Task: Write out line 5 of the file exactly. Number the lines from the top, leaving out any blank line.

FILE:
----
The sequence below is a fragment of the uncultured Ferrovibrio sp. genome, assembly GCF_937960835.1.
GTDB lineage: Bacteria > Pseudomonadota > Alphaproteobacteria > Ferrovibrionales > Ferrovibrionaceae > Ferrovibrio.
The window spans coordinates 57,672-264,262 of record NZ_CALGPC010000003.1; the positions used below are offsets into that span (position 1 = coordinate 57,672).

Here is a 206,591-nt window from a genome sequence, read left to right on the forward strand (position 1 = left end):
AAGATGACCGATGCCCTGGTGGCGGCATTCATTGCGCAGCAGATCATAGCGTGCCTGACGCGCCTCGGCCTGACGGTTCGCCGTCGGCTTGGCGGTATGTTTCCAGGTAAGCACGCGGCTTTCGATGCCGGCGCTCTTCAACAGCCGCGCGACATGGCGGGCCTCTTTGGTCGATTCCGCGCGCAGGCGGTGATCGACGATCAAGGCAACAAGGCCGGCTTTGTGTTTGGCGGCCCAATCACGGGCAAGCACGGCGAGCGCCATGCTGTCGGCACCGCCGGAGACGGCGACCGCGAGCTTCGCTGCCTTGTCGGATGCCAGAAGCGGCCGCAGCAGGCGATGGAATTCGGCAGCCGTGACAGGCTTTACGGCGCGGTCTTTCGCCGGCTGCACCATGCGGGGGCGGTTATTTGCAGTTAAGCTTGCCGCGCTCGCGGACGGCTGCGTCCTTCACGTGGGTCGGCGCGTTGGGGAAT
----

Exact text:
AAGATGACCGATGCCCTGGTGGCGGCATTCATTGCGCAGCAGATCATAGCGTGCCTGACGCGCCTCGGCCTGACGGTTCGCCGTCGGCTTGGCGGTATGTTTCCAGGTAAGCACGCGGCTTTCGATGCCGGCGCTCTTCAACAGCCGCGCGACATGGCGGGCCTCTTTGGTCGATTCCGCGCGCAGGCGGTGATCGACGATCAAGGCAACAAGGCCGGCTTTGTGTTTGGCGGCCCAATCACGGGCAAGCACGGCGAGCGCCATGCTGTCGGCACCGCCGGAGACGGCGACCGCGAGCTTCGCTGCCTTGTCGGATGCCAGAAGCGGCCGCAGCAGGCGATGGAATTCGGCAGCCGTGACAGGCTTTACGGCGCGGTCTTTCGCCGGCTGCACCATGCGGGGGCGGTTATTTGCAGTTAAGCTTGCCGCGCTCGCGGACGGCTGCGTCCTTCACGTGGGTCGGCGCGTTGGGGAAT